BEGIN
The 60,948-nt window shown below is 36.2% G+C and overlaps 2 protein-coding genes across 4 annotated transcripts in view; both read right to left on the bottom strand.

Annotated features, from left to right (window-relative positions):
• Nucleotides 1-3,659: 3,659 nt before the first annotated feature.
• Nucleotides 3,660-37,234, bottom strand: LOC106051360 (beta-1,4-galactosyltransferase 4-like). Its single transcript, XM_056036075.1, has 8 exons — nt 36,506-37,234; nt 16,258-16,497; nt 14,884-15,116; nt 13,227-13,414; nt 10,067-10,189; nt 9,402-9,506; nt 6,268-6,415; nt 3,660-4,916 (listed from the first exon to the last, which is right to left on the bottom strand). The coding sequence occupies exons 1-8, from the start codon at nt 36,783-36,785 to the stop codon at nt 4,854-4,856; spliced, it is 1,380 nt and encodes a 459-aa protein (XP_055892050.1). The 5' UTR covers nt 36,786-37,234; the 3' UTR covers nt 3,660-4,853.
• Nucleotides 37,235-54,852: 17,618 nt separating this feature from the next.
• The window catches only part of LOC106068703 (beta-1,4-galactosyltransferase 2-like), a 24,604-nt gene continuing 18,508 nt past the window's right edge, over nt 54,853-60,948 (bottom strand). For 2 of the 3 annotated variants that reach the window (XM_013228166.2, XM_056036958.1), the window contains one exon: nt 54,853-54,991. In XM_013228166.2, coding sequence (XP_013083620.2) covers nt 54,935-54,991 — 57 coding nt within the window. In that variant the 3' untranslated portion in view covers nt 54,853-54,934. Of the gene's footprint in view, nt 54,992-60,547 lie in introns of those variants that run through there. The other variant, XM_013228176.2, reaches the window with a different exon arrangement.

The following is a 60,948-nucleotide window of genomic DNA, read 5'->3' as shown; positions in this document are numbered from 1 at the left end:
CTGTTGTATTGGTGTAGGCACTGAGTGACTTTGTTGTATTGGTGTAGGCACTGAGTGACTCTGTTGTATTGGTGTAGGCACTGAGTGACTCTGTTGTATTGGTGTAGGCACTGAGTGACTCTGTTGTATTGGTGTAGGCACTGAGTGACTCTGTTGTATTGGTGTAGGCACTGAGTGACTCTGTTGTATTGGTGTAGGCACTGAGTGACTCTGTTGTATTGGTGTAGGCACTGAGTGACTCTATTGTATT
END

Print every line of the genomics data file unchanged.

The 60,948-nt window shown below is 36.2% G+C and overlaps 2 protein-coding genes across 4 annotated transcripts in view; both read right to left on the bottom strand.

Annotated features, from left to right (window-relative positions):
• Nucleotides 1-3,659: 3,659 nt before the first annotated feature.
• Nucleotides 3,660-37,234, bottom strand: LOC106051360 (beta-1,4-galactosyltransferase 4-like). Its single transcript, XM_056036075.1, has 8 exons — nt 36,506-37,234; nt 16,258-16,497; nt 14,884-15,116; nt 13,227-13,414; nt 10,067-10,189; nt 9,402-9,506; nt 6,268-6,415; nt 3,660-4,916 (listed from the first exon to the last, which is right to left on the bottom strand). The coding sequence occupies exons 1-8, from the start codon at nt 36,783-36,785 to the stop codon at nt 4,854-4,856; spliced, it is 1,380 nt and encodes a 459-aa protein (XP_055892050.1). The 5' UTR covers nt 36,786-37,234; the 3' UTR covers nt 3,660-4,853.
• Nucleotides 37,235-54,852: 17,618 nt separating this feature from the next.
• The window catches only part of LOC106068703 (beta-1,4-galactosyltransferase 2-like), a 24,604-nt gene continuing 18,508 nt past the window's right edge, over nt 54,853-60,948 (bottom strand). For 2 of the 3 annotated variants that reach the window (XM_013228166.2, XM_056036958.1), the window contains one exon: nt 54,853-54,991. In XM_013228166.2, coding sequence (XP_013083620.2) covers nt 54,935-54,991 — 57 coding nt within the window. In that variant the 3' untranslated portion in view covers nt 54,853-54,934. Of the gene's footprint in view, nt 54,992-60,547 lie in introns of those variants that run through there. The other variant, XM_013228176.2, reaches the window with a different exon arrangement.

The following is a 60,948-nucleotide window of genomic DNA, read 5'->3' as shown; positions in this document are numbered from 1 at the left end:
CTGTTGTATTGGTGTAGGCACTGAGTGACTTTGTTGTATTGGTGTAGGCACTGAGTGACTCTGTTGTATTGGTGTAGGCACTGAGTGACTCTGTTGTATTGGTGTAGGCACTGAGTGACTCTGTTGTATTGGTGTAGGCACTGAGTGACTCTGTTGTATTGGTGTAGGCACTGAGTGACTCTGTTGTATTGGTGTAGGCACTGAGTGACTCTGTTGTATTGGTGTAGGCACTGAGTGACTCTATTGTATT